From a speech June 17 by Ward B. Chamberlin Jr., former president and CEO of WETA-TV and WETA-FM, accepting the Ralph Lowell Award from the Corporation for Public Broadcasting:
Television has special protections -- the First Amendment -- and special responsibilities, because we are licensed by the American people to use part of a scarce spectrum. Public TV has additional responsibilities, because almost all of the money we spend comes to us in trust -- our members' money, state and federal money, NEA and NEH and the foundations and corporations. They all entrust their own or taxpayers' money to us in an unspoken compact -- namely, that we will use it to produce television and radio programs that mean something more to our audience than just a way to pass the time. ...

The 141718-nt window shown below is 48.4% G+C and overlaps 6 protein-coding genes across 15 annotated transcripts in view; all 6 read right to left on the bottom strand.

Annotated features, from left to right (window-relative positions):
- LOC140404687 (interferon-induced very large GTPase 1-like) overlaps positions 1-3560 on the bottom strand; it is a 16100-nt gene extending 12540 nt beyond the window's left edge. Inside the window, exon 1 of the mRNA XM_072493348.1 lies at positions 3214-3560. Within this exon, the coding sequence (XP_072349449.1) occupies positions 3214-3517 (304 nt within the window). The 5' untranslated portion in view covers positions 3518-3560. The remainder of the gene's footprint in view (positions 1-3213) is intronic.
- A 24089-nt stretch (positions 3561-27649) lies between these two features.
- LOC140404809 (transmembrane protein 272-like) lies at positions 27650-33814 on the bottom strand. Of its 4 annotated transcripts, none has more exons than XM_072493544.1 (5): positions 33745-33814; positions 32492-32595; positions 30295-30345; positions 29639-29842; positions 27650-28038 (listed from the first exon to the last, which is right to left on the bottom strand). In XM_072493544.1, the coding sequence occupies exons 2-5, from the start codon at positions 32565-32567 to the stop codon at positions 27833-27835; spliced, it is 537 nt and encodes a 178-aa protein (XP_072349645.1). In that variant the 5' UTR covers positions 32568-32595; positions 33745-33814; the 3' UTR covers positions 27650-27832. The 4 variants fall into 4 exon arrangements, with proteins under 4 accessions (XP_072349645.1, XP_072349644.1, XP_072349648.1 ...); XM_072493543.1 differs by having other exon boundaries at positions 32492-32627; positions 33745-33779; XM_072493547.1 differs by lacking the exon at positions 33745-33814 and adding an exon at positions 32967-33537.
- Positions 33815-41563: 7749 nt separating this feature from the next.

I know that we are an important part of this complex society. ... We provide some of the essentials of life to a democratic society: news analysis, history and science, music and the performing and fine arts, children's programs. Now we may play a deeper role in the democratic process itself in the 1992 elections.
Isn't it interesting (and somewhat alarming) that in the countries that have newly found their freedom, they can't wait to vote and seem to use every waking moment to debate and discuss the issues of the day, whereas here in this self-proclaimed land of liberty, we can only get people excited about flag-burning and can only get 50 percent of the populace to vote?
I hope in the 1992 elections we can really help begin to correct this failure of our democratic society. ... In the past we've been a fringe player in presidential elections. Now we have a chance to get off the sidelines, and I hope we grab it.